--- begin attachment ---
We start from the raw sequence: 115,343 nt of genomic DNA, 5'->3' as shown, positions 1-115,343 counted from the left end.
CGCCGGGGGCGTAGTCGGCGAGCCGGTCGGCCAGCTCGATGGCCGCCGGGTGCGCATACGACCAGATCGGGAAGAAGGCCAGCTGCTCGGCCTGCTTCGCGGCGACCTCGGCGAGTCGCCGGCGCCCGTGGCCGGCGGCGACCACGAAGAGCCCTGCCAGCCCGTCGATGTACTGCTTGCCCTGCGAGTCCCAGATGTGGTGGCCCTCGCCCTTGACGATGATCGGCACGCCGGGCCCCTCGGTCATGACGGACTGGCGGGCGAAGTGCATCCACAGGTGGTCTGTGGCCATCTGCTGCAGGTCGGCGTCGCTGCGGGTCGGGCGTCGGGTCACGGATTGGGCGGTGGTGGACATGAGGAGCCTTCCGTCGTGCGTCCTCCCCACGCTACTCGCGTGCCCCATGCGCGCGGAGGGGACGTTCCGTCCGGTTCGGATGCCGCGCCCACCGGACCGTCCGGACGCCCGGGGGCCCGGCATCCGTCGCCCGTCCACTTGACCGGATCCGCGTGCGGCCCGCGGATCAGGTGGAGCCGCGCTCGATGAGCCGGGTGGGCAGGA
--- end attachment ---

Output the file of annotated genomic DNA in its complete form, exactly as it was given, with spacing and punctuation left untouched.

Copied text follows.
We start from the raw sequence: 115,343 nt of genomic DNA, 5'->3' as shown, positions 1-115,343 counted from the left end.
CGCCGGGGGCGTAGTCGGCGAGCCGGTCGGCCAGCTCGATGGCCGCCGGGTGCGCATACGACCAGATCGGGAAGAAGGCCAGCTGCTCGGCCTGCTTCGCGGCGACCTCGGCGAGTCGCCGGCGCCCGTGGCCGGCGGCGACCACGAAGAGCCCTGCCAGCCCGTCGATGTACTGCTTGCCCTGCGAGTCCCAGATGTGGTGGCCCTCGCCCTTGACGATGATCGGCACGCCGGGCCCCTCGGTCATGACGGACTGGCGGGCGAAGTGCATCCACAGGTGGTCTGTGGCCATCTGCTGCAGGTCGGCGTCGCTGCGGGTCGGGCGTCGGGTCACGGATTGGGCGGTGGTGGACATGAGGAGCCTTCCGTCGTGCGTCCTCCCCACGCTACTCGCGTGCCCCATGCGCGCGGAGGGGACGTTCCGTCCGGTTCGGATGCCGCGCCCACCGGACCGTCCGGACGCCCGGGGGCCCGGCATCCGTCGCCCGTCCACTTGACCGGATCCGCGTGCGGCCCGCGGATCAGGTGGAGCCGCGCTCGATGAGCCGGGTGGGCAGGA